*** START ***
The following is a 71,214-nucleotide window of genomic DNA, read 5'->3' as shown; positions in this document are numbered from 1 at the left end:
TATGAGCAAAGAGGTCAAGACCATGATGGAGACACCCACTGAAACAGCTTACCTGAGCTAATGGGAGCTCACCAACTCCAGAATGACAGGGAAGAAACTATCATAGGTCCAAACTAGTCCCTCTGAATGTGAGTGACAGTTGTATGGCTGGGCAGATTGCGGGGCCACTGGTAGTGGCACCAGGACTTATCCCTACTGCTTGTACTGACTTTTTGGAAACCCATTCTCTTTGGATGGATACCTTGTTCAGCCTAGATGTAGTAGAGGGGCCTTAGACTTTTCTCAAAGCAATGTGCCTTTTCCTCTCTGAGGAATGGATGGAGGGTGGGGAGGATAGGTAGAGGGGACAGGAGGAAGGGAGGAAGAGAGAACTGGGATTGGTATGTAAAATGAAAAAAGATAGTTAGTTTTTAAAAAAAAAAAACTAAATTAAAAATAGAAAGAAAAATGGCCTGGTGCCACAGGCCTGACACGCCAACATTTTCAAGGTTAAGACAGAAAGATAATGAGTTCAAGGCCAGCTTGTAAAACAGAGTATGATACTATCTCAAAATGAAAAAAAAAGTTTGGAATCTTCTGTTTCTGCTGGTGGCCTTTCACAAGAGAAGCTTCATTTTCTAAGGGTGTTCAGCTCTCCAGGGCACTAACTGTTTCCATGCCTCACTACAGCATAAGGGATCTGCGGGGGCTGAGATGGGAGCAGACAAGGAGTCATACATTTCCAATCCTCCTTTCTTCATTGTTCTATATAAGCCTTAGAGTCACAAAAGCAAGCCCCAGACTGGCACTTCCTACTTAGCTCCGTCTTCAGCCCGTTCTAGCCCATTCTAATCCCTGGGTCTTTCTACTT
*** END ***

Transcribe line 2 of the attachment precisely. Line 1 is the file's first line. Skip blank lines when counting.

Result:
TATGAGCAAAGAGGTCAAGACCATGATGGAGACACCCACTGAAACAGCTTACCTGAGCTAATGGGAGCTCACCAACTCCAGAATGACAGGGAAGAAACTATCATAGGTCCAAACTAGTCCCTCTGAATGTGAGTGACAGTTGTATGGCTGGGCAGATTGCGGGGCCACTGGTAGTGGCACCAGGACTTATCCCTACTGCTTGTACTGACTTTTTGGAAACCCATTCTCTTTGGATGGATACCTTGTTCAGCCTAGATGTAGTAGAGGGGCCTTAGACTTTTCTCAAAGCAATGTGCCTTTTCCTCTCTGAGGAATGGATGGAGGGTGGGGAGGATAGGTAGAGGGGACAGGAGGAAGGGAGGAAGAGAGAACTGGGATTGGTATGTAAAATGAAAAAAGATAGTTAGTTTTTAAAAAAAAAAAACTAAATTAAAAATAGAAAGAAAAATGGCCTGGTGCCACAGGCCTGACACGCCAACATTTTCAAGGTTAAGACAGAAAGATAATGAGTTCAAGGCCAGCTTGTAAAACAGAGTATGATACTATCTCAAAATGAAAAAAAAAGTTTGGAATCTTCTGTTTCTGCTGGTGGCCTTTCACAAGAGAAGCTTCATTTTCTAAGGGTGTTCAGCTCTCCAGGGCACTAACTGTTTCCATGCCTCACTACAGCATAAGGGATCTGCGGGGGCTGAGATGGGAGCAGACAAGGAGTCATACATTTCCAATCCTCCTTTCTTCATTGTTCTATATAAGCCTTAGAGTCACAAAAGCAAGCCCCAGACTGGCACTTCCTACTTAGCTCCGTCTTCAGCCCGTTCTAGCCCATTCTAATCCCTGGGTCTTTCTACTT